July 29, 2015

Why Are Business Cases So Engaging?

Everyone loves business cases. Our clients tell that, and course statistics confirms it. Just 10 minutes – and you’ve got a competence in the bag. How to write a business letter or conduct price negotiations? How should you fire an employee? Read the article and learn about the advantages of the case method.

Elena Masolova

Why looking for a new method?

What is the main task for online courses? It’s to give the employee competencies and knowledge that they can immediately put into practice. Most courses only do the first bit, giving information. But that isn’t eLearning.

Another issue is poor engagement with the course material. Too much information, boring formats, a lack of time or just employees’ laziness mean that the course is just thrown away and people barely make it halfway through. But those rare persons who get through the course to the end a) don’t recall anything after a couple of days and b) don’t know what to do with this information or how to apply it to real life.

We decided to leave aside these boring and actually useless “eReading”, “eListening” and “eWatching” towards actual eLearning. But how?

The case method: from knowledge to competencies

Most of Eduson’s courses start with the word “how”. “How to Dismiss an Employee”, “How to Sell Over Phone”, or “How to Make Cold Calls”. Their aim is not to give abstract knowledge, but to prepare instructions for use in different situations. The case method is a problem solving teaching method. You put a problem/task in front of the employee that they need to solve it, reacting to different situations. At the end, the employee receives a ready-to-use pattern of actions that they have already used in practice. And so, within 10-20 minutes they will have mastered a specific competency.

The case must be built around a story. A story is guaranteed to raise engagement with the course. Having a lot of issues and plot twists will lead the user to try and solve those problems. The employee will feel like a movie hero, and it will engage him better than a Hollywood blockbuster.

Let’s take the business case entitled “How to conduct a meeting”. There’s a real plot here: the client goes to a jewellery store, there are “voluminous” characters, such as the doubtful customers or the demanding boss, and there’s a clear aim - to make this contact lead to a sale. To achieve this aim, the employee must find the correct dialogue tactics by trial and error for working with the client, and make a sale on the jewellery. Money in the till, the client is happy, the boss is satisfied, final curtain and happy ending.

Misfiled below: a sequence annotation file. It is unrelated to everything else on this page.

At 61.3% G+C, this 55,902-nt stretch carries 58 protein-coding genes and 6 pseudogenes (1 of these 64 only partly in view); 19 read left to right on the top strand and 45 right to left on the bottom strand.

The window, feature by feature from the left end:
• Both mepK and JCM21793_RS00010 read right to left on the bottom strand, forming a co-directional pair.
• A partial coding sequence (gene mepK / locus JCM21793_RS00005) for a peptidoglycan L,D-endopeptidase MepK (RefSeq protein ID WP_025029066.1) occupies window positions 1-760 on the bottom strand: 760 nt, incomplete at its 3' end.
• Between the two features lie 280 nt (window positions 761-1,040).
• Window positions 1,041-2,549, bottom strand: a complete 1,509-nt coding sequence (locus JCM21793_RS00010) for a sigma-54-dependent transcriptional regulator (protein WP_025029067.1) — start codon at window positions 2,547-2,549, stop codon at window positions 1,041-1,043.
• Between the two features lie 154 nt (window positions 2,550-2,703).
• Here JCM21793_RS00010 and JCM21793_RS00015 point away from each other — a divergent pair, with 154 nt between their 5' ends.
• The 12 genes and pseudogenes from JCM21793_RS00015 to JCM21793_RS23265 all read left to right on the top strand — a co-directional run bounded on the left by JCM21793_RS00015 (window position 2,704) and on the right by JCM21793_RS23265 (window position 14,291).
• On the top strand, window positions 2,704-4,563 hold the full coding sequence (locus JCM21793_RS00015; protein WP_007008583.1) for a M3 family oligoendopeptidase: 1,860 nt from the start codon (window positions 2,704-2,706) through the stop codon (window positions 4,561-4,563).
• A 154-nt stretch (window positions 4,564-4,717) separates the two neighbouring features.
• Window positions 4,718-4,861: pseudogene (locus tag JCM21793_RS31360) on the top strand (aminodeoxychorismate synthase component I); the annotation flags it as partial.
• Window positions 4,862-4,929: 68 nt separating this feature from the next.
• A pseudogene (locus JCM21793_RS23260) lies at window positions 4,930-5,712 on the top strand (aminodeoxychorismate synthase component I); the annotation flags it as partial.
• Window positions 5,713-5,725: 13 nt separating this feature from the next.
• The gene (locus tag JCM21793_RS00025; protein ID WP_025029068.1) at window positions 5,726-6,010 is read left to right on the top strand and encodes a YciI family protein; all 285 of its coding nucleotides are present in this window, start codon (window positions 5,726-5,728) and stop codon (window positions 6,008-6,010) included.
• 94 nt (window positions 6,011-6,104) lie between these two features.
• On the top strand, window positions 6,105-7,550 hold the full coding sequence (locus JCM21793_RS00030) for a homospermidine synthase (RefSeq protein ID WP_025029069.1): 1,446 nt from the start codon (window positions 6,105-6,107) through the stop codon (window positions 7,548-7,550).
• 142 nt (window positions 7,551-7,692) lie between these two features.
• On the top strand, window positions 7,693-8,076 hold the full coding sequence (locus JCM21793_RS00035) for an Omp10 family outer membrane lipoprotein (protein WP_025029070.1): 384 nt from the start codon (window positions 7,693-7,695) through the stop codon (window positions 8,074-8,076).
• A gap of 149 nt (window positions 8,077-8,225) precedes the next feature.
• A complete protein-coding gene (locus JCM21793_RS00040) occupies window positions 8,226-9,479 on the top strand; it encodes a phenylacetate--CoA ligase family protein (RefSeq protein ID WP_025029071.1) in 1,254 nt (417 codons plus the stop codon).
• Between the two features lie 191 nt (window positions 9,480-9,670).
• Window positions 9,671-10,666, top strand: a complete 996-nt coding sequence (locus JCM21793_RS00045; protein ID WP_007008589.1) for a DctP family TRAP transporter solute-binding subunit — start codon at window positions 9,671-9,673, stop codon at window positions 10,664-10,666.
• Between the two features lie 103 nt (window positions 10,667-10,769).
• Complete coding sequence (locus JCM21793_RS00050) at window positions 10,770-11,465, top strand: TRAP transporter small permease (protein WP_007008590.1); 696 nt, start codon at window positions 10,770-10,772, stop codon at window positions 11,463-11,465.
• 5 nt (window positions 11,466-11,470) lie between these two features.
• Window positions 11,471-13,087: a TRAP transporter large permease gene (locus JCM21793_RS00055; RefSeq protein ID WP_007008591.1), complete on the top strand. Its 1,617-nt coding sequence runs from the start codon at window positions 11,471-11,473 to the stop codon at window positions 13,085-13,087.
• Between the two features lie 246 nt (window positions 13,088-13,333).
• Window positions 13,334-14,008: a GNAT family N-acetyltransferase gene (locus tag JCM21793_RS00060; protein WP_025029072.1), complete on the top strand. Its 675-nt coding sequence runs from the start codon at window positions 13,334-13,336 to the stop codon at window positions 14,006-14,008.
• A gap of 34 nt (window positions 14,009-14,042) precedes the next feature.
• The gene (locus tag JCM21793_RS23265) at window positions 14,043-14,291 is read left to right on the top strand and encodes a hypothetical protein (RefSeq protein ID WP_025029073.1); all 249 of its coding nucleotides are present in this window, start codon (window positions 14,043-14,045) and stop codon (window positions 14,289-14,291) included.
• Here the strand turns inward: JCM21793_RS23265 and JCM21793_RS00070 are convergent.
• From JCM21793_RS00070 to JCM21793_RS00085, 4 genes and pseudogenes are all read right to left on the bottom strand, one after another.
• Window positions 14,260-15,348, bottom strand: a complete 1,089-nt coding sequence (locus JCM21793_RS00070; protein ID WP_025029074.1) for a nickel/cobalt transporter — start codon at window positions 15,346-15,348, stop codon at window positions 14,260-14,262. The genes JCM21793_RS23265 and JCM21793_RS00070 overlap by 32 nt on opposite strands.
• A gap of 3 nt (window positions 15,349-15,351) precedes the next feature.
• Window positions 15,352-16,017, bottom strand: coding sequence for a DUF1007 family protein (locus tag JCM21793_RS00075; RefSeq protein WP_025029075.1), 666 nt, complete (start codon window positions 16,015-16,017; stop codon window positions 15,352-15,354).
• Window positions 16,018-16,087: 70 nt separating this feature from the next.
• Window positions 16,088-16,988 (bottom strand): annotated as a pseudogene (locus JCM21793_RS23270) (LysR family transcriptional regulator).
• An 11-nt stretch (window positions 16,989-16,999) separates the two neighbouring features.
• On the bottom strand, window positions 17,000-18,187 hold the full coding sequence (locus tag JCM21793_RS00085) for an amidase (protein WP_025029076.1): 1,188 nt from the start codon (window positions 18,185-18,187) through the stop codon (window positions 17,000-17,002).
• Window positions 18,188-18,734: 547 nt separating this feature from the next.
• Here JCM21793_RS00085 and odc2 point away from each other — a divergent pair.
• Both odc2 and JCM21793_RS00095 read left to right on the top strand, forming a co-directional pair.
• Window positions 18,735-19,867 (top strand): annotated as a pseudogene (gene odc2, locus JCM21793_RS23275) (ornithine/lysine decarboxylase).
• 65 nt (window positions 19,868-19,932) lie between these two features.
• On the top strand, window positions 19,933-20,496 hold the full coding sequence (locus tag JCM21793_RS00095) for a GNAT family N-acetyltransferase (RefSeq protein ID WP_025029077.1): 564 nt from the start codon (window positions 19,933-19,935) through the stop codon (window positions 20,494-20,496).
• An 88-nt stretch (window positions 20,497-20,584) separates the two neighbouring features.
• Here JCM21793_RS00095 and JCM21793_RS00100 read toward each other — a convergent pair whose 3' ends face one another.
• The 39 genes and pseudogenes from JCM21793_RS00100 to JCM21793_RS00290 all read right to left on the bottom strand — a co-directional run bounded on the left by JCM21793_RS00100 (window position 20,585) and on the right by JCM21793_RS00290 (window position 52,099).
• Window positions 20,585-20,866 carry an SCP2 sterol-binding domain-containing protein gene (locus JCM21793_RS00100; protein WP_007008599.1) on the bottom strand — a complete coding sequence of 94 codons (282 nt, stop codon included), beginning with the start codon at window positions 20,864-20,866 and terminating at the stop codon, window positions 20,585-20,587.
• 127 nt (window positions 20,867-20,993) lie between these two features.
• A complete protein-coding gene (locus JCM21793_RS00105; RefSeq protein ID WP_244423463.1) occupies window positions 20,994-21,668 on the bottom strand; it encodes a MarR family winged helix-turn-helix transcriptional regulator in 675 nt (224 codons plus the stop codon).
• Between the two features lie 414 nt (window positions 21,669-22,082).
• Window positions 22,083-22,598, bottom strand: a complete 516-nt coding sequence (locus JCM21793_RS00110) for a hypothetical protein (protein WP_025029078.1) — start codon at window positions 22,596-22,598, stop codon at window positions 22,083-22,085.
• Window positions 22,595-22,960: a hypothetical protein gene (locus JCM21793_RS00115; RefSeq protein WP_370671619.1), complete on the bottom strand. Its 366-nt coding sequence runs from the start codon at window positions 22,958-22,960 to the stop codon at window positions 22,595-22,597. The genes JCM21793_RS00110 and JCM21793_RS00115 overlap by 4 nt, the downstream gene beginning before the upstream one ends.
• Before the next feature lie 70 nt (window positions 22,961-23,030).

So the knowledge is not only assimilated, it will be applied in practice. The employee has already received some good experience and in the future a situation like this will not be stressful for him.

Why do they take business cases to the end?

We have created a combination of several effective ways of teaching and memorizing. Even if some of these don’t work for certain people, then the others may do.

1. Problem solving teaching method

The cases only deal with real life problems that companies encounter. The employee will understand how and when they will need to apply the knowledge they have received: Investment decisions on buying a company, resolving a conflict with an aggressive but high-performing employee, effective ways to hold a meeting, etc.

2. Associated links

Memorising information from a case is based on the associated link method. Information is given in a bundle with a specific object, situation or action. The general story that runs throughout the whole case forms a whole chain of associations. People can recall it a lot more easily than abstract paragraphs from a textbook or video lecture.

3. Active Learning

This is a way of engaging people that doesn’t let the user passively consume information. It constantly forces you to carry out an action, answer a question or just click the mouse. Users actively influence the development of events in the business case, and they will feel responsible for the success or failure of their characters and their company.

4. Analysis/Synthesis

Solving tasks requires 3 stages:

  • Put a problem in front of your employees that they need to break down into smaller parts (deduction).
  • The problem needs to be looked at from a few different sides (analysis).
  • At the end of the case, the employee should come to a general conclusion from the detailed parts (induction).

This is how you solve two tasks immediately:

  1. The employee will learn how to distinguish important information on global problems and come to a particular decision.
  2. The employee will learn to generalize data from various sources.

As a result, the employee will learn how to apply particular methods of solving business problems and will competently and consistently solve any task.

5. Anchors for memorizing.

At the end of each section of the case the main findings are summarized (but only after the employees have reached the correct answer by themselves). Aside from classical tables and graphs, the decision is accompanied by bright pictures, pictograms and the maximum amount of visualization.

At the end of the case, users receive analogue mnemonic cards, where the information is easier to look over.

I suggest that everyone now checks the efficiency of the case method for themselves. Look at the 15 minute free business case “How to conduct a meeting”, as this knowledge should be useful for everyone. What do you think about it?

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